Oftentimes, Latinxs treat themselves no better than others treat us. How do we expect to reach Latinx unity if we are constantly judging one another’s authenticity?
In recent years, I’ve made an effort to improve my Spanish fluency not because I come from Mexico, but because I am a brown woman that lives in the United States. The Latinx people in this beautifully diverse country fall all across a complicated spectrum of English and Spanish fluency, and rather than choose which of them I will connect with, I make an effort to hear them all. For no matter how many centuries our families go back to a native land on either side of the border, we are seen the same. No matter our level of education or practice of morals, we are still all perceived as lesser. I refuse to waste time pitting struggle against struggle, nationality against nationality, when we are still all held down by the same oppressor.
I learned Spanish not because I look Mexican and needed to satisfy the stereotype others made for me. I learned Spanish because it is a lens into the worldview of my history, it is the bridge between the origins of my culture and me. I learned Spanish because from my loose multilingual upbringing I know that no matter how much you try, there are some words that can never be translated into another language, into a mind that does not understand its true meaning. I learned Spanish not to preserve my culture, but to ensure that it evolved in the right direction, taking all of the best that I can from the practices of my ancestors and learning from the mistakes and restrictions that were placed on them in the past.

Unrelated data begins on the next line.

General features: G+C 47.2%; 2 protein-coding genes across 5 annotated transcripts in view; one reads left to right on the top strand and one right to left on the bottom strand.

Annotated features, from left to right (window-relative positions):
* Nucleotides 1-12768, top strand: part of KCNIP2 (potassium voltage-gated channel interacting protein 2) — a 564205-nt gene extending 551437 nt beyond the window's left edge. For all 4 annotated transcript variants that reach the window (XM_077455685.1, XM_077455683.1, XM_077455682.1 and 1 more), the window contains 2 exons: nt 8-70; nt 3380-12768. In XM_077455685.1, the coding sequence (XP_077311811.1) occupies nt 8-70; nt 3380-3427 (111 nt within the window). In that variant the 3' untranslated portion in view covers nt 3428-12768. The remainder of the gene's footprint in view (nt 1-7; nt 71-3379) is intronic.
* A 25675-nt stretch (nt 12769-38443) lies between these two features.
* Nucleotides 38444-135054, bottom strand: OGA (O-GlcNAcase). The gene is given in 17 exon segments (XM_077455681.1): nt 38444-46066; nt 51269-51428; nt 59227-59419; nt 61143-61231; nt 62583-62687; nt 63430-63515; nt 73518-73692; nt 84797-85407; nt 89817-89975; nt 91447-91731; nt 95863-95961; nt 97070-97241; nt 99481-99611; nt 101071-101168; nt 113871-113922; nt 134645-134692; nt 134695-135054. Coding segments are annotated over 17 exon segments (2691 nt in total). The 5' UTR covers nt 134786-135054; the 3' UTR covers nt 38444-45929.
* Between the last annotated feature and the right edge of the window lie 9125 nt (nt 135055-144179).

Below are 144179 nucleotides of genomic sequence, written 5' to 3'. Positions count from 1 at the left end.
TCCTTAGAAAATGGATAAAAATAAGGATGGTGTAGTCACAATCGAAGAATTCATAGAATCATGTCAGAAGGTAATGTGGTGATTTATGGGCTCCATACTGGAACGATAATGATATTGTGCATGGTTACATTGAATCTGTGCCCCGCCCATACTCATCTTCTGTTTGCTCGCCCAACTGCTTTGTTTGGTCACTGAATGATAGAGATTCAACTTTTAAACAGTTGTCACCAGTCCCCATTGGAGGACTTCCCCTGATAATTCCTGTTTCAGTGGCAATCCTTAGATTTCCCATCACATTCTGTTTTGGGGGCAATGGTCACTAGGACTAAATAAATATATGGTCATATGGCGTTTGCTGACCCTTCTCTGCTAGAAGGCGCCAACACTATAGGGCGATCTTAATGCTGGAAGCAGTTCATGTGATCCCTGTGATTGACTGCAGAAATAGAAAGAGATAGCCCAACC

The truth: I am a Mexican-American. I claim both as my culture. Even if I were to lose the gift of speech today, the knowledge I have gained of my history, the practice of my culture, the celebration of my food, my music and my lifestyle would still all be mine.
I don’t sit around quizzing Latinos on their knowledge of the impact Chicanos in the United States have made to prove that they are truly Mexican-American. I could easily create an argument that even if you weren’t given an extensive knowledge of that particular history growing up, you could still make the effort to learn. I could push that if you don’t know the history of where you come from, you’re not really Mexican-American at all. But I don’t, because it’s not true.
Waking up every day and being reminded at some point that someone sees you as an other, that you are marginalized, that you are not properly respected because of which box you check on the census, that you see the world differently because of who your parents are, the religion you were raised with, the music you dance to, and the clothes that you wear… this is what makes you Mexican-American.
Your identity and culture are so much more than a degrading stereotype that claims you must look, work, speak or act a certain way for your experiences to be validated. So, learn Spanish, or don’t. Go forth with the intention of learning for a greater purpose than compliance.